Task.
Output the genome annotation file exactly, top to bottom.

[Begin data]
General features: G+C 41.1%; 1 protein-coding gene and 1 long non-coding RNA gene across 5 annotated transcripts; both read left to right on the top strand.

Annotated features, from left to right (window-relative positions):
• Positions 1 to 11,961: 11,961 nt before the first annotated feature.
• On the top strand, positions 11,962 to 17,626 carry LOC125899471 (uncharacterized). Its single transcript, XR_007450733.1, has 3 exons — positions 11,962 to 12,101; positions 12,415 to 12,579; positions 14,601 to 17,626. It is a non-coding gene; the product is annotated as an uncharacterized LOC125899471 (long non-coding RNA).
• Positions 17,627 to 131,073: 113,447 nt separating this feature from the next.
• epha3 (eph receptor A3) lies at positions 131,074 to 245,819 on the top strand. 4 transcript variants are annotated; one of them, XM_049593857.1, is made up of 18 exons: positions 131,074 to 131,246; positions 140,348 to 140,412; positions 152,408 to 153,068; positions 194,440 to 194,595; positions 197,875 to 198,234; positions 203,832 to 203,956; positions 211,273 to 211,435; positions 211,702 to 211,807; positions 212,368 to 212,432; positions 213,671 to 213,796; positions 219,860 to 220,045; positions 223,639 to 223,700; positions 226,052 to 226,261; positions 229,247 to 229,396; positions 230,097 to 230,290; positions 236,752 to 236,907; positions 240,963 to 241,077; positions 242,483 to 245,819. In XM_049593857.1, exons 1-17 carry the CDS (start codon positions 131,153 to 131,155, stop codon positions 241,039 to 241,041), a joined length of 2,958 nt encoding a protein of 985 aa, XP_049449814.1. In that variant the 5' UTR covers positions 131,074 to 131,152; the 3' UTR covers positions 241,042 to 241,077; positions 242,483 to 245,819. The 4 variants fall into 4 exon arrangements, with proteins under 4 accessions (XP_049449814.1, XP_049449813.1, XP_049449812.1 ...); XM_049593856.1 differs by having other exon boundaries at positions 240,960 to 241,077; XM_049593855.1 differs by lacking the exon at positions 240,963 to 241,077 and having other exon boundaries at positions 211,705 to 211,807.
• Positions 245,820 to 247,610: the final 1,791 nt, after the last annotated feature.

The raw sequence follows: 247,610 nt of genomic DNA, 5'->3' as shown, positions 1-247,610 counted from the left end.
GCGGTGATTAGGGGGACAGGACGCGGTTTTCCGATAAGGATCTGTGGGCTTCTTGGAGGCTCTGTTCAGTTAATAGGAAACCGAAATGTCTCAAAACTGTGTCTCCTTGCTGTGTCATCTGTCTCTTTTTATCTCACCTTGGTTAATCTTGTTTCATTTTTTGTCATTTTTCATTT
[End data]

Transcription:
General features: G+C 41.1%; 1 protein-coding gene and 1 long non-coding RNA gene across 5 annotated transcripts; both read left to right on the top strand.

Annotated features, from left to right (window-relative positions):
• Positions 1 to 11,961: 11,961 nt before the first annotated feature.
• On the top strand, positions 11,962 to 17,626 carry LOC125899471 (uncharacterized). Its single transcript, XR_007450733.1, has 3 exons — positions 11,962 to 12,101; positions 12,415 to 12,579; positions 14,601 to 17,626. It is a non-coding gene; the product is annotated as an uncharacterized LOC125899471 (long non-coding RNA).
• Positions 17,627 to 131,073: 113,447 nt separating this feature from the next.
• epha3 (eph receptor A3) lies at positions 131,074 to 245,819 on the top strand. 4 transcript variants are annotated; one of them, XM_049593857.1, is made up of 18 exons: positions 131,074 to 131,246; positions 140,348 to 140,412; positions 152,408 to 153,068; positions 194,440 to 194,595; positions 197,875 to 198,234; positions 203,832 to 203,956; positions 211,273 to 211,435; positions 211,702 to 211,807; positions 212,368 to 212,432; positions 213,671 to 213,796; positions 219,860 to 220,045; positions 223,639 to 223,700; positions 226,052 to 226,261; positions 229,247 to 229,396; positions 230,097 to 230,290; positions 236,752 to 236,907; positions 240,963 to 241,077; positions 242,483 to 245,819. In XM_049593857.1, exons 1-17 carry the CDS (start codon positions 131,153 to 131,155, stop codon positions 241,039 to 241,041), a joined length of 2,958 nt encoding a protein of 985 aa, XP_049449814.1. In that variant the 5' UTR covers positions 131,074 to 131,152; the 3' UTR covers positions 241,042 to 241,077; positions 242,483 to 245,819. The 4 variants fall into 4 exon arrangements, with proteins under 4 accessions (XP_049449814.1, XP_049449813.1, XP_049449812.1 ...); XM_049593856.1 differs by having other exon boundaries at positions 240,960 to 241,077; XM_049593855.1 differs by lacking the exon at positions 240,963 to 241,077 and having other exon boundaries at positions 211,705 to 211,807.
• Positions 245,820 to 247,610: the final 1,791 nt, after the last annotated feature.

The raw sequence follows: 247,610 nt of genomic DNA, 5'->3' as shown, positions 1-247,610 counted from the left end.
GCGGTGATTAGGGGGACAGGACGCGGTTTTCCGATAAGGATCTGTGGGCTTCTTGGAGGCTCTGTTCAGTTAATAGGAAACCGAAATGTCTCAAAACTGTGTCTCCTTGCTGTGTCATCTGTCTCTTTTTATCTCACCTTGGTTAATCTTGTTTCATTTTTTGTCATTTTTCATTT